He gave Reeves and her friends 15 minutes to take pictures and then rushed everyone back into the plane to avoid clouds that were coming in — cloud cover would make it dangerous to fly in and out of the area. Reeves didn’t need a second warning. She fired rapid shots with her camera and was the first one to climb back into the plane.

Her adventure was only beginning. The group took a bus from Denali National Park back to Anchorage and then started the bike trip the next morning. The first challenge was a two-mile stretch in a train tunnel from Anchorage to Valdez. In any case a two-mile Alaskan tunnel would be intimidating enough but imagine a tunnel built for a single train in which the motorcyclist has to travel in the area between the train tracks. Now imagine struggling to maintain balance in strong wind whipping through the tunnel pushing you back and forth for two miles. Oh and was that a train whistle I just heard?

“Everybody — even the passengers on the back [of the motorcycles] were white-knuckling it and hardly breathing ” Reeves says. “Then suddenly there was the light at the end of the tunnel and we could finally breathe a sigh of relief.”

The group finally arrived in Valdez a quaint port city located in south central Alaska on the northeastern tip of the Prince William Sound known for fishing crabbing and tourism. Tom Lopez a friend from Wrightsville Beach — who spends his summers in Valdez salmon fishing — graciously set up activities for them.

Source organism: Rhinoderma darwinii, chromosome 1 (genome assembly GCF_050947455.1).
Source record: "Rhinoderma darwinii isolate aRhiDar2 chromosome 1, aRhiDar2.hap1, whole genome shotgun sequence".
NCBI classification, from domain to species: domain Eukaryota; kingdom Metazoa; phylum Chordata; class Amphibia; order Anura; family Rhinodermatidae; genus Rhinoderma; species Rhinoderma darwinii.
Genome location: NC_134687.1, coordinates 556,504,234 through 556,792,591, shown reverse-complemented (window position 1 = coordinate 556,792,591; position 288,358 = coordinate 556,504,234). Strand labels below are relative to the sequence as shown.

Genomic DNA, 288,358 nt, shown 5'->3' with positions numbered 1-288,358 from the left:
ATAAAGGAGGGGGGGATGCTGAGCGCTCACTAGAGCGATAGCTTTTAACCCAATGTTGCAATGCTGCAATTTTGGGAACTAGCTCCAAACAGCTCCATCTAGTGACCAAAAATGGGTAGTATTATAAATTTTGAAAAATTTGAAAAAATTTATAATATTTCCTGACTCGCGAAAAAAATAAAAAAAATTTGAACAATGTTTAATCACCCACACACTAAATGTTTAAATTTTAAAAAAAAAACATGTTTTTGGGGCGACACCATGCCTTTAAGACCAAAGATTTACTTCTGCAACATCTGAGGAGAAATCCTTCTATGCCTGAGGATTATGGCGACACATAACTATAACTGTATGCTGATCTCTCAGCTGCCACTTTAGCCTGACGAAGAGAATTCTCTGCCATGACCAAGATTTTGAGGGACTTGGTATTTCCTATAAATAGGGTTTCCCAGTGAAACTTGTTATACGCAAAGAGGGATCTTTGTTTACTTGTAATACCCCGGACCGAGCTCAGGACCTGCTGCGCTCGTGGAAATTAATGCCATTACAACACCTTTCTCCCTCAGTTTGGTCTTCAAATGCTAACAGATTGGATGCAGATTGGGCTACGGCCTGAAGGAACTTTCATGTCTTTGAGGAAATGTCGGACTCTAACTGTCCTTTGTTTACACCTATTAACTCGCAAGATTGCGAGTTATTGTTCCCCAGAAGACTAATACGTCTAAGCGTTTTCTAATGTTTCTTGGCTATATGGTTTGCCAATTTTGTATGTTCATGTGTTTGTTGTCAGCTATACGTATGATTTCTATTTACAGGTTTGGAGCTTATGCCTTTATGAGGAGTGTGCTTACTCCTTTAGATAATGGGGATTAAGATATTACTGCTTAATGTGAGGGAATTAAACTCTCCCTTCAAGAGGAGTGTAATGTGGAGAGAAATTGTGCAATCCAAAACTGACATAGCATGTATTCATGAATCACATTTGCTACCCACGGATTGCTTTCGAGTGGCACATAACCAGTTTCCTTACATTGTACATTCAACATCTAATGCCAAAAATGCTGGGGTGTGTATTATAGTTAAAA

“Three of the guys woke up at the crack of dawn for a fishing trip and caught a bunch of salmon and one halibut. We had all of it flash-frozen and shipped home ” Reeves says. “We still have some of it in our freezer!”

As soon as the fishermen returned everyone jumped on a boat for a tour of the Columbia Glacier in Prince William Sound one of the fastest-moving glaciers in the world. The glacier covers about 440 square miles rising 250 feet above the water and extending more than 2 000 feet below.

“It was an eight-hour tour and our captain spoke the entire time ” says Reeves. “He was so full of information about the area.”

During the tour they saw a variety of animals including humpback whales lounging sea lions puffin birds and sea otters.

Continuing through the mountainous Yukon Territory Reeves and the crew headed for Hyder Alaska. Hyder is located at the head of the Portland Canal giving it a unique location between the border of the United States and Canada.